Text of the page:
Hughes dissects the success of the TV show American Idol and how it was able to achieve impossible growth in viewership season after season in spite of the fact that every network but one had shot it down initially. Citing a Bonnie Rait song (which I despise btw), he pounds home the point that as marketers our job is simple: “let’s give ’em something to talk about.” His analysis of the American Idol show, the community that developed around it and the countless water cooler conversations it has spawned reminded me a lot of the TV show “Friends” that was popular ten years ago when I was in college. There were social groups of people in every dorm that would spontaneously gather around the TV in the common areas to watch this show and at every commercial they would dive into lively conversation around the characters of that show. Complete strangers were united by their connection to the characters in this show. It was like meeting someone and having a mutual friend. What the makers of that show (and every other successful TV show like it) realized is that in the end people just want to connect with others. The show The Office on TV now is the current equivalent providing office workers with this shared common experience that reaches them on an emotional level. Marketers that continue with traditional techniques of blasting loud messages will eventually find that their target constituency has long ago donned noise-canceling headphones and are happily chatting away with each other via skype about the next product that shares one of the six traits of buzzworthiness.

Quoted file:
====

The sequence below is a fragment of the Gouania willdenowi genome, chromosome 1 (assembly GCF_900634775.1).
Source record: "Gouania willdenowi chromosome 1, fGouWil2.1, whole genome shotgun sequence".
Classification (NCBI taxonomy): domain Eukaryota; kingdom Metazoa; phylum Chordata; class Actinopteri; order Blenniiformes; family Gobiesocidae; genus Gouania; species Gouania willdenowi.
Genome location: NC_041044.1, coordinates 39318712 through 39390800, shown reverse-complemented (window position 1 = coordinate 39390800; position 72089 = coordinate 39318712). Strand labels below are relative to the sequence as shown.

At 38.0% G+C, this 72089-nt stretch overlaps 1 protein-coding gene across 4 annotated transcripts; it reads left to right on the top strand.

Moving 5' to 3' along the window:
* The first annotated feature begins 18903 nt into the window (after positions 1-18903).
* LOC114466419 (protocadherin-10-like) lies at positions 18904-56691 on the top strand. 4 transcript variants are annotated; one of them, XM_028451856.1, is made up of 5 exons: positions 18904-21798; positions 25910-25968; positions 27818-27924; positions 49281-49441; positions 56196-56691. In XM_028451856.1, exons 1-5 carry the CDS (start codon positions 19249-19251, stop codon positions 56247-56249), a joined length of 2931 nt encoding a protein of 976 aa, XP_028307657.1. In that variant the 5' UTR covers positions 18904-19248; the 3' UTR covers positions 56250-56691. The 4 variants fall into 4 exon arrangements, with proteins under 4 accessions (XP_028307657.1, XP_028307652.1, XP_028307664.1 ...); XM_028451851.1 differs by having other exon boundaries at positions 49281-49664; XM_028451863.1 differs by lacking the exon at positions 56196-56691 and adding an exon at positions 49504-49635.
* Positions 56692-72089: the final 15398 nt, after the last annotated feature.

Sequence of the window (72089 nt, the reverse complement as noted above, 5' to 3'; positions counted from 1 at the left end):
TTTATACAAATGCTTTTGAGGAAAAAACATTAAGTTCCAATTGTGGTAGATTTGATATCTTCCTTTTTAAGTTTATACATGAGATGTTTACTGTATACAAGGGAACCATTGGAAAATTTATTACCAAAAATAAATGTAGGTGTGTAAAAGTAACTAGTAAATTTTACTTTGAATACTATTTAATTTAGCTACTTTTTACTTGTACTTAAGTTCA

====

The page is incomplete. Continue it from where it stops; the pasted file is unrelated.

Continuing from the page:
A major takeaway for me here was his point about “empowered interactivity” – American Idol single-handedly did for SMS text messaging what a failed $120-million dollar ad campaign around the mLife product could not do for AT&T. Give the people that use your stuff a way to show off their own intelligence via ratings, reviews, case studies, testimonials, whatever and they will become much more invested in your product. One-third of the people that voted on American Idol had never texted before the show- it was a compelling enough use case to drive 7 million people to adopt SMS. And all just so they could have a say in who won a contest on TV. The point is: do what Kathy Sierra preaches and recognize that it’s not about you, it’s about helping your users kick ass.

    The story of the Apple 1984 Superbowl commercial that catapulted the Macintosh to mainstream popularity could probably be a book on its own. Not only did that single ad (which again was initially killed by the company’s Board) resuscitate a struggling company, it arguably created the Superbowl Sunday ad pageant that’s become a yearly tradition for marketers to show off the best-in-show of advertising.